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Inception review

Summary: this mind-bender from Christopher Nolan was flawed but ultimately excellent.

I just returned from a trip to Kimberley to check out this flick, which I'm proud to say I watched twice. I think the first thing that must be mentioned about this movie is that it is cool. It exudes cool more than anything I can remember since Brad Pitt in Fight Club. The score, style, cinematography, editing, set and costume design all blended seamlessly. Perhaps the best example of this is Joseph Gordon-Levitt's character, who rocks a waistcoat better than anyone since the reign of Queen Elizabeth.

The plot is intricate but mostly solid. It's about a man (DiCaprio) whose trade is stealing ideas from people's minds while they dream. He shares lucid dreams with a team of people who break into someone's mind to either steal their secrets or trick them into revealing them; this is called extraction. Inception is planting an idea in the target's mind, as opposed to stealing one. There are a few logical holes here and there, but especially as the pace picked up to blinding speed in the second and third acts they could mostly be forgiven.

I did have a few complaints. There were the aforementioned logical holes. The first act drags a little bit. There were a few too many action movie tropes, like highly trained assassins who can't shoot for shit. It's a little too serious, and the writing a little clunky in spots. The dreams seem not quite weird enough—who wouldn't give themselves the ability to fly in "raw, infinite subconscious?" I suspect this has something to do with Nolan both writing and directing. Many parts were thought out extremely well, while others seemed neglected. Another mind or two working out the rough edges in the concept might have helped some.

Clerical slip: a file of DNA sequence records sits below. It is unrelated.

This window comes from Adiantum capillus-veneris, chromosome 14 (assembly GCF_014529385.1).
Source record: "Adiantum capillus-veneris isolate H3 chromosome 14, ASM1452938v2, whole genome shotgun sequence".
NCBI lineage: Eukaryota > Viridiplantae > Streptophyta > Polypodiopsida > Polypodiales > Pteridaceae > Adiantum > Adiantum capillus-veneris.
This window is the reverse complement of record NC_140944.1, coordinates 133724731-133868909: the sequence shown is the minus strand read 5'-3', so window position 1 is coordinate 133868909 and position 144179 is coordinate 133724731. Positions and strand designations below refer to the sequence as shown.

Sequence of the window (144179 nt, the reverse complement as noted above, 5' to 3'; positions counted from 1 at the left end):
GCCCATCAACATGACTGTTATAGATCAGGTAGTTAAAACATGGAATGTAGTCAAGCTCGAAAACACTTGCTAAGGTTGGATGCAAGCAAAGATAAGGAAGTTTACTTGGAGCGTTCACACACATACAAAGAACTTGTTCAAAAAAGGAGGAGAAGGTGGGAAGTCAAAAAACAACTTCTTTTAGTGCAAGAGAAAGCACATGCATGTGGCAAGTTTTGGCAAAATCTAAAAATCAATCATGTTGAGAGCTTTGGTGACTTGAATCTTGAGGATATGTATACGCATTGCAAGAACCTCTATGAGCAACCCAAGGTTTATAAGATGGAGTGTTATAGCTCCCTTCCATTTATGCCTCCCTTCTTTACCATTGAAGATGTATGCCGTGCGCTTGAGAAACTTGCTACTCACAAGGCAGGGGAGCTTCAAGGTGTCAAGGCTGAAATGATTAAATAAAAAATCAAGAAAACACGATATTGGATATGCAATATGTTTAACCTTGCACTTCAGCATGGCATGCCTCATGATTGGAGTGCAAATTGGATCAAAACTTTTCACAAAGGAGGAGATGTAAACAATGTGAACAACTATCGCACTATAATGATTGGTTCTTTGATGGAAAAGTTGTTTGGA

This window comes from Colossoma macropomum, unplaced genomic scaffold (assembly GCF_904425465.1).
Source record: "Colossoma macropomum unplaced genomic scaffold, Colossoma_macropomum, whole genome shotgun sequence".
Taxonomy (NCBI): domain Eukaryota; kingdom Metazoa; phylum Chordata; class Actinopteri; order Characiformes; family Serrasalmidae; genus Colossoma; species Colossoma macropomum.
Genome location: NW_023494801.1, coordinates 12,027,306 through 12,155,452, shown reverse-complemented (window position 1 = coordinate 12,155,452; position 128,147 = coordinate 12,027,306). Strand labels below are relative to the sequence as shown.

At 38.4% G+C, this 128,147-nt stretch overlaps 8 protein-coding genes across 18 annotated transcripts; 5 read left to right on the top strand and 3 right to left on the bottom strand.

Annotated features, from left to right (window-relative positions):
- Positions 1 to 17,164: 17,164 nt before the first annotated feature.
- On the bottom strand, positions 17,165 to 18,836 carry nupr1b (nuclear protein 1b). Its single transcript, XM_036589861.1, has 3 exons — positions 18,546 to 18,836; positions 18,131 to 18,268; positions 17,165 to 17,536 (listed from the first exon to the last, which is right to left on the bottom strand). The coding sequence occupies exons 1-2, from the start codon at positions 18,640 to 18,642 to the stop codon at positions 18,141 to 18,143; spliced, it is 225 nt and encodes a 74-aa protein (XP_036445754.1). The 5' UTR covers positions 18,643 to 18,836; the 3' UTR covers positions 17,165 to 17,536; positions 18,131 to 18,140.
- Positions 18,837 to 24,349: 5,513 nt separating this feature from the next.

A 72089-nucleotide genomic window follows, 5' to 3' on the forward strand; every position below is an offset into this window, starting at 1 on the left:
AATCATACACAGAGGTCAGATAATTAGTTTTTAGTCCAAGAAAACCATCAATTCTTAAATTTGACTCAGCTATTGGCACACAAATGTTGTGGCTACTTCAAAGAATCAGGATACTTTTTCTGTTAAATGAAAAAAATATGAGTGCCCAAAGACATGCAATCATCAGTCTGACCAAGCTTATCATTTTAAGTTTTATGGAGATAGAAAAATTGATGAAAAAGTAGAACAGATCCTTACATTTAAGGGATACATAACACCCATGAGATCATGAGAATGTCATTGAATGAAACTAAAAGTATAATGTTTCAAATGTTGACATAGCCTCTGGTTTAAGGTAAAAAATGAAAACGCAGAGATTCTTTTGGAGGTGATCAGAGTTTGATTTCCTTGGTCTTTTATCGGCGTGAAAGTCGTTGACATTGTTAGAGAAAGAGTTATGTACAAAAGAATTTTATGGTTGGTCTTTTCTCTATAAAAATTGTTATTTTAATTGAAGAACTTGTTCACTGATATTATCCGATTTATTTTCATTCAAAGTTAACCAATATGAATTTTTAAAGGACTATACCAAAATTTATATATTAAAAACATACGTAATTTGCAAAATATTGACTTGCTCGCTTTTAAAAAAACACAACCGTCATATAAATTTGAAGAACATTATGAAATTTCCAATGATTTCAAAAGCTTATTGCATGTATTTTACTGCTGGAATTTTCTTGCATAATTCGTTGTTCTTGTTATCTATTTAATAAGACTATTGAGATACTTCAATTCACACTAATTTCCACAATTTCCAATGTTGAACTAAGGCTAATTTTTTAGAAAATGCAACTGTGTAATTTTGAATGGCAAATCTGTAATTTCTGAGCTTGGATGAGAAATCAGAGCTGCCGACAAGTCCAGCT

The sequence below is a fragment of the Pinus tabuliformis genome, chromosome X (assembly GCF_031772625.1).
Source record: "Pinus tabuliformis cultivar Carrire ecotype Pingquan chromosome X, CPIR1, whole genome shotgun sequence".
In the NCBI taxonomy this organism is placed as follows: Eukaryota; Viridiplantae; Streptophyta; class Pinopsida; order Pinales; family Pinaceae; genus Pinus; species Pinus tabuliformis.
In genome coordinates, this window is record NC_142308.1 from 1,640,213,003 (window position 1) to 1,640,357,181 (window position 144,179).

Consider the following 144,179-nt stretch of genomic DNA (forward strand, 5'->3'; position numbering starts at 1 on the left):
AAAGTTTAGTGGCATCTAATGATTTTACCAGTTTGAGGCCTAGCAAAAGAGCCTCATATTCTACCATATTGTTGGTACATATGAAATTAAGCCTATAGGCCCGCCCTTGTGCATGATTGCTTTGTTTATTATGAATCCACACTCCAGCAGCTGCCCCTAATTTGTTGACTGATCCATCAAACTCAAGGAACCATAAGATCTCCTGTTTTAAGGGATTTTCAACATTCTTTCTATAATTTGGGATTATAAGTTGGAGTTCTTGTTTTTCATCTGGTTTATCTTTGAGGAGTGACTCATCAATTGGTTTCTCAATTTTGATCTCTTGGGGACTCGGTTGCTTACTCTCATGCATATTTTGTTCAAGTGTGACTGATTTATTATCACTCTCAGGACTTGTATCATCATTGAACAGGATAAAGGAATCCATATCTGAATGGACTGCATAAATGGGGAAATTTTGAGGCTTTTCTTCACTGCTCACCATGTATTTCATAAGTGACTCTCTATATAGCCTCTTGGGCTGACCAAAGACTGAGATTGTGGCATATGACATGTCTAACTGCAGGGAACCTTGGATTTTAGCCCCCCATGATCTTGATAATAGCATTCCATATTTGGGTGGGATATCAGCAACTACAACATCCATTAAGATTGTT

But overall, I have to give Nolan major props for even attempting something this ambitious and succeeding as much as he did. The directing was excellent. This is Hollywood at its best: a giant, well-done entertainment with enough interesting ideas at its core to spawn some decent discussion. Much better than Avatar.

UPDATE: Another irritation I forgot. At one point they hire a chemist who is supposed to be able to design a custom sedative that leaves inner ear function unimpaired (psychopharm buffs: do normal sedatives actually shut down inner ear function?), and the dude's office consists of a bunch of dusty bottles filled up with murky amber fluid. No chromatography columns, no FT-IR, no gas chromatograph-mass spectrometer, no NMR, not even a dang round-bottomed flask. I doubt that would bother most people though.

UPDATE II: I just downloaded the score, which was also superb. Hans Zimmer again.

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